The political theme of the moment is health care reform. I thought I'd link to Atul Gawande's article in the The New Yorker, " The Cost Conundrum."
Gawande visits McAllen, Texas, a town where health care costs have escalated to twice the national average (per Medicare) for unclear reasons. He asks questions and hunts for answers, and he compares the medical system there to other systems, including that of the Mayo Clinic where care seems to flow in a more patient-centered, less economically-driven way.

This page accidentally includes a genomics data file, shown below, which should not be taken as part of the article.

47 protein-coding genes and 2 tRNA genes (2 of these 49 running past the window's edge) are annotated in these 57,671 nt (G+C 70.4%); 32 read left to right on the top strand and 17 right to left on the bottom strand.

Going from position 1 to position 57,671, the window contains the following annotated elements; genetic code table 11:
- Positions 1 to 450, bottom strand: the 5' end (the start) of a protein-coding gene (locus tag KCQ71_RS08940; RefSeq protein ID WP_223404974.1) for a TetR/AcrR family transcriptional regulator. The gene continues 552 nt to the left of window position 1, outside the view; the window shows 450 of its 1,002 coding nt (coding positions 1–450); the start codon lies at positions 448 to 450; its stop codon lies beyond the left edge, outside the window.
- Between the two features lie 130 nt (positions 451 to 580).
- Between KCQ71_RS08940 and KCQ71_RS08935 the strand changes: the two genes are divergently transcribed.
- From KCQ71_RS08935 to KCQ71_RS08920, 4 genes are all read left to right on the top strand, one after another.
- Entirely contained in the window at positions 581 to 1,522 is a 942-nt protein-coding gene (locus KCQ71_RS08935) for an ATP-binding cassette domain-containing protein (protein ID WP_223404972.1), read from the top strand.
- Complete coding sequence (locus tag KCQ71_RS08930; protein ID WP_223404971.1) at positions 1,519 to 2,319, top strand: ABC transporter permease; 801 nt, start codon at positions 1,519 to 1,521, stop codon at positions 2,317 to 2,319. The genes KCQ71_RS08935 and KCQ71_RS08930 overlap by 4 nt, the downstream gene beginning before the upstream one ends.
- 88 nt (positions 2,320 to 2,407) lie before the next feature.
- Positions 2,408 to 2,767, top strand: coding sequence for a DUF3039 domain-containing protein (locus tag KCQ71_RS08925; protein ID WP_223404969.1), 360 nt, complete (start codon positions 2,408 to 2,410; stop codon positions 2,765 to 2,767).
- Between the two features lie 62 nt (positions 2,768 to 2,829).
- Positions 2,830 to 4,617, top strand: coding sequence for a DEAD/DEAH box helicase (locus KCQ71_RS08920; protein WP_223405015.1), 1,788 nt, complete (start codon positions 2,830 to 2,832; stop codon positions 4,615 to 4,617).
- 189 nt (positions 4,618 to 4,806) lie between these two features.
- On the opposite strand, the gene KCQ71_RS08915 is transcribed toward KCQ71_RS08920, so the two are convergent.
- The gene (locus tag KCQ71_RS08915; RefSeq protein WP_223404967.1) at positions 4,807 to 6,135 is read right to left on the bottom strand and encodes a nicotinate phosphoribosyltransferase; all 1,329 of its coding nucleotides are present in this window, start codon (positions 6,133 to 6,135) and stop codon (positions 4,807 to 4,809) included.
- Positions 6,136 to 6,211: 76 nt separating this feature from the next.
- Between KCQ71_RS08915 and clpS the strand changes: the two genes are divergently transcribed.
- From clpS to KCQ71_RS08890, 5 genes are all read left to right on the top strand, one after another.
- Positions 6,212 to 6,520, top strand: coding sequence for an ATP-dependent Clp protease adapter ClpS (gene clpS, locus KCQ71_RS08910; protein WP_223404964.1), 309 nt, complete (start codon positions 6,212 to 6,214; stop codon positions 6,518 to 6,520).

Instead, McAllen and other cities like it have to be weaned away from their untenably fragmented, quantity-driven systems of health care, step by step. And that will mean rewarding doctors and hospitals if they band together to form Grand Junction-like accountable-care organizations, in which doctors collaborate to increase prevention and the quality of care, while discouraging overtreatment, undertreatment, and sheer profiteering. Under one approach, insurers—whether public or private—would allow clinicians who formed such organizations and met quality goals to keep half the savings they generate. Government could also shift regulatory burdens, and even malpractice liability, from the doctors to the organization. Other, sterner, approaches would penalize those who don’t form these organizations.